Baby White Bunched Carrots
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White Carrots are a true Carrot, even though they are often confused with Parsnips. They are, in fact, an ancient Carrot that can trace its lineage back to Persia, Afghanistan and Pakistan. White Carrots are about 8 inches long (203 mm) with tapered, thin, nearly coreless roots. They are white only because they lack any pigmentation.

There are a number of types of Baby Bunched Carrots. The first type is what Smart Kitchen would call “true” Baby Carrots. These are actually full grown specimens of fast-maturing breeds of Carrots that have been bred to have a smaller, tender, taproot. True Baby Carrots are cultivated as specialty produce and do well in shallow root zones and rocky soil. Most have an elongated shape, but some, called Radish-Style Carrots, are rounder and shaped more like a Radish.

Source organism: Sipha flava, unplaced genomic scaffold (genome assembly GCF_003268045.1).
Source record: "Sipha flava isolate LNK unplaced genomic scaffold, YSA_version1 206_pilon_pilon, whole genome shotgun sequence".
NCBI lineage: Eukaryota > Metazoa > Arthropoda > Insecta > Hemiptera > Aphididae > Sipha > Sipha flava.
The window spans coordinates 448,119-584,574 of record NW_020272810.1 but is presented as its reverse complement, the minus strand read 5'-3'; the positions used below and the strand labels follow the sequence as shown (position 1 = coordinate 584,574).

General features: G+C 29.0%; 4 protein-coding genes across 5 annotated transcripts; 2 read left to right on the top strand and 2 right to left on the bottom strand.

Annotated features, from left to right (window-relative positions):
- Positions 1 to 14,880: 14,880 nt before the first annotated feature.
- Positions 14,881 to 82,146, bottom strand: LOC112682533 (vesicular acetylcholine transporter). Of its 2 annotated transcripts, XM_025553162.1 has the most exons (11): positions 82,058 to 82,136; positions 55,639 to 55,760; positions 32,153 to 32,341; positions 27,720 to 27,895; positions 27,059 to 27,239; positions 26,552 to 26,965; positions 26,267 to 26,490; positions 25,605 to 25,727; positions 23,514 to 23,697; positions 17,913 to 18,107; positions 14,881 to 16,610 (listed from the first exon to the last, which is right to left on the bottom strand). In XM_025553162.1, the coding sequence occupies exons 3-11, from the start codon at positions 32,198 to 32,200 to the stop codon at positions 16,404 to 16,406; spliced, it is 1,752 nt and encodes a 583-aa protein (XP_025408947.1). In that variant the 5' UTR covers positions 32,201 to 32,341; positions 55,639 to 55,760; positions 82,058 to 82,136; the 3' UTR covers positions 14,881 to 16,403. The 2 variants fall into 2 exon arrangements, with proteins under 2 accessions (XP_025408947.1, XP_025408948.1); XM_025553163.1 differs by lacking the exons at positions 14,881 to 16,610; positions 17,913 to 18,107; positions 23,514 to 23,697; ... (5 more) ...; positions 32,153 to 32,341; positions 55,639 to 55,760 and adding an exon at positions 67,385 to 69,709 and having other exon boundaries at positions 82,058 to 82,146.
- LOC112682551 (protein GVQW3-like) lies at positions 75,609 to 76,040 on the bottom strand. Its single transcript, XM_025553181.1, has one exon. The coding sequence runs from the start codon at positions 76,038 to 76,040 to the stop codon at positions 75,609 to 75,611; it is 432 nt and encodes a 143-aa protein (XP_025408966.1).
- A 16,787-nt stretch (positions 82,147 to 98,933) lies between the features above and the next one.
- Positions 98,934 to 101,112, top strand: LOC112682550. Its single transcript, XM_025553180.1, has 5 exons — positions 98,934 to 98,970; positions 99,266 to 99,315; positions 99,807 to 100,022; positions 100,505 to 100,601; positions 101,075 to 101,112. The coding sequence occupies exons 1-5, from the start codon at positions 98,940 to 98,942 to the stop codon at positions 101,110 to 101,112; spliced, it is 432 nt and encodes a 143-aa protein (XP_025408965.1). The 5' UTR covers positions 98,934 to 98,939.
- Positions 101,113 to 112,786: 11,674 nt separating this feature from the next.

The second type of baby carrot, is any type of traditional Carrot that is harvested early, when it is young (or still a baby). These early harvest Carrots are especially tender. 

Finally, there are machine-made baby Carrots, also called “cut baby carrots” or “baby cuts” by the industry. Historically, grocery customers only bought iconic “Bugs Bunny” style orange carrots. Consequently, super market produce buyers only accepted perfect carroty-looking carrots from carrot farmers.

Season

Under the right conditions, Carrots take about 2-4 months to grow, which gardeners and farmers have learned to manipulate to keep the Carrots coming throughout the year. In the strictest, most natural sense, Carrots are known as a Fall Vegetable, though they actually have two recognized Seasons. In addition to the fall they are also a late Spring crop. The excess from one season’s crop goes into cold storage to tide all of us over until the next fresh crop of Carrots is available.